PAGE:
Off Vancouver Island, BC Steamer VALENCIA Disaster, Jan 1906

Steamer Valencia Circa 1904 Steamer Valencia Circa 1905 Survivors of the Valencia Wreckage of the Valencia Valencia Monument of Unknown Dead

MANY PERISH; HUNDRED MORE IN GREAT PERIL.

STEAMER VALENCIA GOES ASHORE ON DEADLY "WEST COAST" OFF VANCOUVER ISLAND.

RELIEF SPEEDING TO FAST BREAKING WRECK.

DENSE FOG AND TREMENDOUS HEAVY SEAS GREAT OBSTACLE -- SURVIVORS ARE HUDDLED ON THE SALOON DECK.

Seattle, Wash., Jan. 24. --A special to the Times from Point Beale says the rescue fleet was unable to reach the wreck last night and cannot even now (11 a.m.) approach the Valencia, owing to wind and sea.

Victoria, Jan. 24, 11:45 a.m. -- The steamers Queen and Salvor were unable to make any connection with the wrecked steamer Valencia and scant hope is entertained for those who remain on board.
From Barefield comes news that the tug Czar and steamer Topeka have reached the scene of the wreck, the sea is heavy and a strong southeast gale is blowing. The weather is clear, but it is expected the ship went to pieces during the night.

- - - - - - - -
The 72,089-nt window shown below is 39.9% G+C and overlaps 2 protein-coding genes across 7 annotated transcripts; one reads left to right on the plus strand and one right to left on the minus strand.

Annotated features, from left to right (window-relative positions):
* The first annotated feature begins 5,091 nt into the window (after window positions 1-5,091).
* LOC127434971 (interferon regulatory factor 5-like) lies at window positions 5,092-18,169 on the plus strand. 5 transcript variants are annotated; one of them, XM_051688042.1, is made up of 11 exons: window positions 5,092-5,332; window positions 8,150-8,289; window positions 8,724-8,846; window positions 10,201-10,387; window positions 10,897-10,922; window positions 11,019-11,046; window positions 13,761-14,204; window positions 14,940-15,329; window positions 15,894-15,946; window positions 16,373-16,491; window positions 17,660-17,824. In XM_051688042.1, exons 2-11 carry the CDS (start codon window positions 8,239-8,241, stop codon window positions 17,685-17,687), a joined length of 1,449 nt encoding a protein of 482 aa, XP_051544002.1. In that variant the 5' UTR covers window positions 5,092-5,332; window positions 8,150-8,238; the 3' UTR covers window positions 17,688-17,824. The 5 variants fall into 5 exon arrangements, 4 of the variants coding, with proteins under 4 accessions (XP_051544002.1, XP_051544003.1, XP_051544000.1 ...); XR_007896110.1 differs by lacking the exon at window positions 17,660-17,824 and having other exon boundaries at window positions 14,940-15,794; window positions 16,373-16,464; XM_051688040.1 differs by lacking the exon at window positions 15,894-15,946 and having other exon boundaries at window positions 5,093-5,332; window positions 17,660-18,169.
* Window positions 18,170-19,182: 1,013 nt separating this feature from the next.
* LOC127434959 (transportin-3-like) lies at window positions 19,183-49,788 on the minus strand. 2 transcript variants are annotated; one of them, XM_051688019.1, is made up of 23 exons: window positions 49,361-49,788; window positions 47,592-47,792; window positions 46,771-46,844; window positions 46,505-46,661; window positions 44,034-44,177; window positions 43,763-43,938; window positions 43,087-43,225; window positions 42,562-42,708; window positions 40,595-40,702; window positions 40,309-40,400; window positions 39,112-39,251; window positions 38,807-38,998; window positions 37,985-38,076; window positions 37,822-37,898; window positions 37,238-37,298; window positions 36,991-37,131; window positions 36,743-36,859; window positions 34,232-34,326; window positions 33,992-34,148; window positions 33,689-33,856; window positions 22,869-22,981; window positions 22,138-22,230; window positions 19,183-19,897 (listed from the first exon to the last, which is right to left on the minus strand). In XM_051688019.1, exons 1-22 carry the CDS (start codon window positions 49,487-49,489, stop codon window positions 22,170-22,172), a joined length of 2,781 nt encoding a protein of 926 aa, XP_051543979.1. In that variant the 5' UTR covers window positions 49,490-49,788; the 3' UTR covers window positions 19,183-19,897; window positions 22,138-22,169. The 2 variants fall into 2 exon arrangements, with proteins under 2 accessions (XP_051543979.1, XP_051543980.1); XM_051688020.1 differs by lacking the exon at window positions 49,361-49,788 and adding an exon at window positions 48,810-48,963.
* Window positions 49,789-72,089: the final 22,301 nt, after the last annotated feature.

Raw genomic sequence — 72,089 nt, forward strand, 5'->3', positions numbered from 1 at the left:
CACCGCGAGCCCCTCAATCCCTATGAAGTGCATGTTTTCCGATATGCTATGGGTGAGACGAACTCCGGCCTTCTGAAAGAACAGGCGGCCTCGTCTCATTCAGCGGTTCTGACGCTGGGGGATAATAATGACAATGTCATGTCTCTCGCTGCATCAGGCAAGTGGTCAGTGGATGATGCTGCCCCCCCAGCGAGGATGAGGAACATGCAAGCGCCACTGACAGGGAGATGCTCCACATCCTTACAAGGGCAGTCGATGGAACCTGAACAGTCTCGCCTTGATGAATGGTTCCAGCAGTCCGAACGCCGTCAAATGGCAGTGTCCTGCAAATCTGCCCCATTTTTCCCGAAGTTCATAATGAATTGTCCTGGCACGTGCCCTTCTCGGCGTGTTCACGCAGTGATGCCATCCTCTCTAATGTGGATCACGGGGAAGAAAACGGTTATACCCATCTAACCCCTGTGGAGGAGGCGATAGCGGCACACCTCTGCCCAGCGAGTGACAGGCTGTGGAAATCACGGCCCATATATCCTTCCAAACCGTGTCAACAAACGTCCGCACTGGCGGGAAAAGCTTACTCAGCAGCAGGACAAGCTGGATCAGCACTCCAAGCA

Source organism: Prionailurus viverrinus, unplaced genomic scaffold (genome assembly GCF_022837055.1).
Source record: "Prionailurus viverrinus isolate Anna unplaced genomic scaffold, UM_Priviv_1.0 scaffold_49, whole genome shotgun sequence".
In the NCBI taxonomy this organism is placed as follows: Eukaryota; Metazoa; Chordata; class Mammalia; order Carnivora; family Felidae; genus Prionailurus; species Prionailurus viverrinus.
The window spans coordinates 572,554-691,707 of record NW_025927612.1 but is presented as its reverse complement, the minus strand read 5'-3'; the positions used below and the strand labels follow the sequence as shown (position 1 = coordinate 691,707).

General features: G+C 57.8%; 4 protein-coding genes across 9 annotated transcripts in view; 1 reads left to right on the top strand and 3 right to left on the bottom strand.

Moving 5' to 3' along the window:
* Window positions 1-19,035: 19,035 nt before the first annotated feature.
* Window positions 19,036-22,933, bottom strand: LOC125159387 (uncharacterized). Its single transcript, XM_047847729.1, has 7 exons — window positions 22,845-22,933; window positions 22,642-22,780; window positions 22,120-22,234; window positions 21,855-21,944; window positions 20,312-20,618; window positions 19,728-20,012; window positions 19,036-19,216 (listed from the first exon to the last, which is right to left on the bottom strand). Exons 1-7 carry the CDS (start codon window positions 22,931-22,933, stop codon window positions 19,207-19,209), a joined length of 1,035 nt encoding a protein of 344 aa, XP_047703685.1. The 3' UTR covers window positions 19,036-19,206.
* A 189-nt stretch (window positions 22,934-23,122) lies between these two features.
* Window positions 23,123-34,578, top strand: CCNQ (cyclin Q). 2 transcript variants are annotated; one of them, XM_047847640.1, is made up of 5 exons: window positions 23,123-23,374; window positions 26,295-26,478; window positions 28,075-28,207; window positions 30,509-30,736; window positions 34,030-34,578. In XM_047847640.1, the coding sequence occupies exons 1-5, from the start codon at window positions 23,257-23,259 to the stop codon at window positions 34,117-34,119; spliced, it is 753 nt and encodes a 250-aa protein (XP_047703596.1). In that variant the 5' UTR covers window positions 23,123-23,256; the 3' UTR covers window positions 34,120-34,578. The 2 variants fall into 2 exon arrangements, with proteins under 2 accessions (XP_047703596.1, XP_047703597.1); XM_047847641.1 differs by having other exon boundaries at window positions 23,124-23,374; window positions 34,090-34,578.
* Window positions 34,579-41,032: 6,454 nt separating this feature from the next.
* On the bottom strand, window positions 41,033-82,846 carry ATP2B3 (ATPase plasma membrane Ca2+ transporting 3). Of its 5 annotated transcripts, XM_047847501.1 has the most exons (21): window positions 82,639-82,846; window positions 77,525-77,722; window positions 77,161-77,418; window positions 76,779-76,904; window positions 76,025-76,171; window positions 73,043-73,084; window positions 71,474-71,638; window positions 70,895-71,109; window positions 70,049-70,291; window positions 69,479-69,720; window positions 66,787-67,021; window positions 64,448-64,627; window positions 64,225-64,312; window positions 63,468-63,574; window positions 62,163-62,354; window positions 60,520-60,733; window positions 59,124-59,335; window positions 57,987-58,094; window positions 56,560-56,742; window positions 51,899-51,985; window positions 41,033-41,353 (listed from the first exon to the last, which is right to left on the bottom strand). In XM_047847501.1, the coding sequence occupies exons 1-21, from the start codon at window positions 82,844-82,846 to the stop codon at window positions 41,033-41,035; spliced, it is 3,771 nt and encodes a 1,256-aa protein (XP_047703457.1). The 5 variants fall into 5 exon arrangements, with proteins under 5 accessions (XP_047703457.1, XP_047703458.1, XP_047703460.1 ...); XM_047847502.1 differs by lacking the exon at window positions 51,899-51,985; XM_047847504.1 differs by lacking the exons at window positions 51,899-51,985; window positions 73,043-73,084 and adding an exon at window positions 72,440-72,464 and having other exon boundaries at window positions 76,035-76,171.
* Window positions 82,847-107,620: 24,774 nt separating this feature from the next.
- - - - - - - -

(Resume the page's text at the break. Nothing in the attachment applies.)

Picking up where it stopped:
Tacoma, Wash., Jan. 24. -- A message just received from Cape Beale says: "We only know of fifteen survivors. Nine are ashore fifteen miles from here and six are here. We cannot get any word from the wreck until the men reach here, which we expect at any time. Steamers were unable to reach the wreck during the night. A strong wind prevails and a very heavy sea is running."